ATO Walk Hard

by: Kelsey Vickers


photo by:

Twelve Alpha Tau Omega brothers will be taking a six-day trek from Troy to Panama City Beach to raise funds for the Special Olympics and The Alabama Special Camp for Children and Adults.

This event, otherwise known as Walk Hard, is the annual philanthropy for the fraternity.

The walk, which begins on March 8, will be over 150 miles and will help raise money and awareness for these charities.

ATO Philanthropy Chair Parker Reiss, a sophomore elementary education major from Brewton, said that the participants will carry everything they need on their backs during the walk.

“They will camp along the side of the road at predestined places,” he said.

Reiss also said that during the last half mile, they will have athletes from the Special Olympics walk with them to finish the walk.

Mayor Jason Reeves, who came to campus last Thursday to speak with the brothers, will be at the finish line to congratulate the participants that walked.

Reeves will also be starting the walk with them.

According to Reiss, it was special to have the mayor come talk to them personally regarding the event.

“I think that any time that the city and the university are able to come together is very beneficial,” he said.

Mayor Reeves wished them the best of luck and told the brothers that he was proud of them for what they are doing.

Reiss said that the one thing Reeves said that stuck out to him the most was that he once dribbled a basketball from the state capital to the university for a fundraiser when he was a student.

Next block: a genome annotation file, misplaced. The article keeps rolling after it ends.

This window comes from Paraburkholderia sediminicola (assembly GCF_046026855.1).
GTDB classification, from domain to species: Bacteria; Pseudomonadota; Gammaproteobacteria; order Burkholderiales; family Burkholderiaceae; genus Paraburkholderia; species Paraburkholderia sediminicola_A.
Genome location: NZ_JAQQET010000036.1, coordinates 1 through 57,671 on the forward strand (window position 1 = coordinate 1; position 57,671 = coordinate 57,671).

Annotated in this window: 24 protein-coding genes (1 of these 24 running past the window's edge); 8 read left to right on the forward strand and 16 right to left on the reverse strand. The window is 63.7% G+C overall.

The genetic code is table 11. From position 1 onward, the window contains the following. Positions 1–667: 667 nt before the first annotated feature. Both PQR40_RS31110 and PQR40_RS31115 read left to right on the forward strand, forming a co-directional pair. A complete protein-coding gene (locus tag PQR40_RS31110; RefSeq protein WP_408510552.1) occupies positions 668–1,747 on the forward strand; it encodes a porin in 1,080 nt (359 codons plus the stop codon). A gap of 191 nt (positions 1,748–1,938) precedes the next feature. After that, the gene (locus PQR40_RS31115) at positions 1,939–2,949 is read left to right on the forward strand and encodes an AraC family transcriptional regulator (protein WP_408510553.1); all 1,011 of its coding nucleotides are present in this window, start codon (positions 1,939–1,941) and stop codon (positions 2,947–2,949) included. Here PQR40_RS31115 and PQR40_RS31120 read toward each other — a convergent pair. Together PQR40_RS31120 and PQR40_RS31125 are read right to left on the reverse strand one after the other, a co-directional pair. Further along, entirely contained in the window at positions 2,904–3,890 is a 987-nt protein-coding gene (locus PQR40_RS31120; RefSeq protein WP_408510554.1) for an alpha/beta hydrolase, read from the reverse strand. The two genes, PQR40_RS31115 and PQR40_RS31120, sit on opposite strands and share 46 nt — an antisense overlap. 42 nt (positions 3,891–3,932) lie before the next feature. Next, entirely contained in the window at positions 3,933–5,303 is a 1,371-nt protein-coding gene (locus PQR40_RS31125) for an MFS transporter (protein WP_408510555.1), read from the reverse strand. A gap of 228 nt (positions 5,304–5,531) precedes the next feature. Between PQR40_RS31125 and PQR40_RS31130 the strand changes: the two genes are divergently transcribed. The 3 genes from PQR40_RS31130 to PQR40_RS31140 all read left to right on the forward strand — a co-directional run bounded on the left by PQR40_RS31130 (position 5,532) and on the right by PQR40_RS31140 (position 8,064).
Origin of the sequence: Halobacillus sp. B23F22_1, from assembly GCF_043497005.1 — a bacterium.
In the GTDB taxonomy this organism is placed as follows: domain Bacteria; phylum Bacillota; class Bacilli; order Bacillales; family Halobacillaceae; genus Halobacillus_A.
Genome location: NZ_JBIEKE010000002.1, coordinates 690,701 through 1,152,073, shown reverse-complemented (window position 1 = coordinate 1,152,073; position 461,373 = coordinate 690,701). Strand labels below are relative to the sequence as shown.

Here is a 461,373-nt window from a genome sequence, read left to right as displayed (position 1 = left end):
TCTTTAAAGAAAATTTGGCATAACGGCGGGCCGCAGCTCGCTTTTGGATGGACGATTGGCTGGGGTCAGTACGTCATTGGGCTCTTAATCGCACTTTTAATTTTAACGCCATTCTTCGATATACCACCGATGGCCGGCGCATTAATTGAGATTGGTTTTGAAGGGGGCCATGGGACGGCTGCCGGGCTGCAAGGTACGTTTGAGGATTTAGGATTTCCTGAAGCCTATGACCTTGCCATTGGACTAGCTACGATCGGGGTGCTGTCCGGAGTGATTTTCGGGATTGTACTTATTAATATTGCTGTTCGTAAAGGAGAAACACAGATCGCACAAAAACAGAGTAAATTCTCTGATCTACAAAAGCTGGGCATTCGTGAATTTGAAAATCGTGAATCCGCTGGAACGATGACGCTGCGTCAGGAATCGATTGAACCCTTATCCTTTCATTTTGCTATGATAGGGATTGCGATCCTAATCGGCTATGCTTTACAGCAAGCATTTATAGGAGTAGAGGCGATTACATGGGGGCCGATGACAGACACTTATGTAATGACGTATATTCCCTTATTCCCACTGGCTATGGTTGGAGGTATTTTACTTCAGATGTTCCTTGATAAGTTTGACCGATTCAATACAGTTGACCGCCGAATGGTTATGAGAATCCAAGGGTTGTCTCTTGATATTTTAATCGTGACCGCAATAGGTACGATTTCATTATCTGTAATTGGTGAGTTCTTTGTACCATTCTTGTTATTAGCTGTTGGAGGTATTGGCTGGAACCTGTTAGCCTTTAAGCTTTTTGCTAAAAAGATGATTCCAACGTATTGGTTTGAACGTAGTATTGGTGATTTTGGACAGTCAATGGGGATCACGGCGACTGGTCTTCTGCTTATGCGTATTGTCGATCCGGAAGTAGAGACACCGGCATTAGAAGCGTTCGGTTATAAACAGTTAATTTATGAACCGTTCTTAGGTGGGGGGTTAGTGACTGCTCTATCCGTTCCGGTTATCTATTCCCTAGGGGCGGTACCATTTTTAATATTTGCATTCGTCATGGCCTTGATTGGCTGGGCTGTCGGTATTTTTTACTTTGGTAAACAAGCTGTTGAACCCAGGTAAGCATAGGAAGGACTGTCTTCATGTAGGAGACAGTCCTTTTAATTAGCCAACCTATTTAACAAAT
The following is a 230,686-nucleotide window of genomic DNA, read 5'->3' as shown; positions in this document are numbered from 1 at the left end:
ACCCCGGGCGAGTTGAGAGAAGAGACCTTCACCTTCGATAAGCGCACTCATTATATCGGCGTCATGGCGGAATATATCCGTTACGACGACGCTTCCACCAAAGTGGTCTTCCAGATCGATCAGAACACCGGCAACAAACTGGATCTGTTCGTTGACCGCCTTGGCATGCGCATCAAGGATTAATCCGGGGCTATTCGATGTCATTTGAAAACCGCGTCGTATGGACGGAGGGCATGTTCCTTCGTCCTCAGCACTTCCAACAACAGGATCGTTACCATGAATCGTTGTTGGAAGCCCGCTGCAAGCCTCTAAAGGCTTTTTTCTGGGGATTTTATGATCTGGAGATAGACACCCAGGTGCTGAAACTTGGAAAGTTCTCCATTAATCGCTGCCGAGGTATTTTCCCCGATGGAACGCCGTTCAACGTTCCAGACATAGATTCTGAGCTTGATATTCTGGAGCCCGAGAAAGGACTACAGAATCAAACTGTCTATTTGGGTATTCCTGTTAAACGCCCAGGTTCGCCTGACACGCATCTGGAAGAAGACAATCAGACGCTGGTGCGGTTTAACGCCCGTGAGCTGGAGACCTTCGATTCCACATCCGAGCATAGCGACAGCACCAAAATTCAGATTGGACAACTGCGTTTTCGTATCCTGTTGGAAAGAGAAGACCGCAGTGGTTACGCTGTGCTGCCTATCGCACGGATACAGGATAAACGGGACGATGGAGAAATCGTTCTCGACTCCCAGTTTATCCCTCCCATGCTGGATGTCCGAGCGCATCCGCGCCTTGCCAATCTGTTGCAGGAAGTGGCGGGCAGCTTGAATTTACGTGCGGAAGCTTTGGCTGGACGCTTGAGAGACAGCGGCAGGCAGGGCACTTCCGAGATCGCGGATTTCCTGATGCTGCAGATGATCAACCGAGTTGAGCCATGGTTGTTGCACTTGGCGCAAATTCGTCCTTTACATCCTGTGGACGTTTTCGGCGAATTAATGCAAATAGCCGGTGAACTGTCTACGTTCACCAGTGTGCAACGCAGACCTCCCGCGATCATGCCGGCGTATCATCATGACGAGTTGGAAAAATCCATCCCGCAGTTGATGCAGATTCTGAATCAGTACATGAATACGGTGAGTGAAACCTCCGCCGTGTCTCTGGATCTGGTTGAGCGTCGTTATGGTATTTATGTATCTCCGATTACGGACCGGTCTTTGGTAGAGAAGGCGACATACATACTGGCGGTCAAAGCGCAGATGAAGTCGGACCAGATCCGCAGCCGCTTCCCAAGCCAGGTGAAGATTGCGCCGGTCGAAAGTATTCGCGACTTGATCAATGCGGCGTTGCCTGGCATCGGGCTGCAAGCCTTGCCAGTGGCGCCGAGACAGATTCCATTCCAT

“I thought it was cool that our events were similar and we have some common ground; I know that he has a very busy schedule, so him taking the time to come visit us was very special,” Reiss said.

He said that having a mayor like Reeves, who cares about the students and the university, is something that you probably cannot find on other campuses.

Reiss said that he thinks raising funds for the Special Olympics is important.

He said that it is an organization that many times can get overlooked.

“The money that we raise is broken down like this: forty five percent goes to the Special Olympics of Alabama, forty five percent to the Special Olympics of Florida and ten percent will go to Camp ASCCA,” Reiss said.

As for Reiss’ personal feelings towards the fundraiser, this particular charity hits close to home with him.

“My little sister attends this camp each year because she was diagnosed with juvenile diabetes,” he said.

For more information on this event, you can visit

Related posts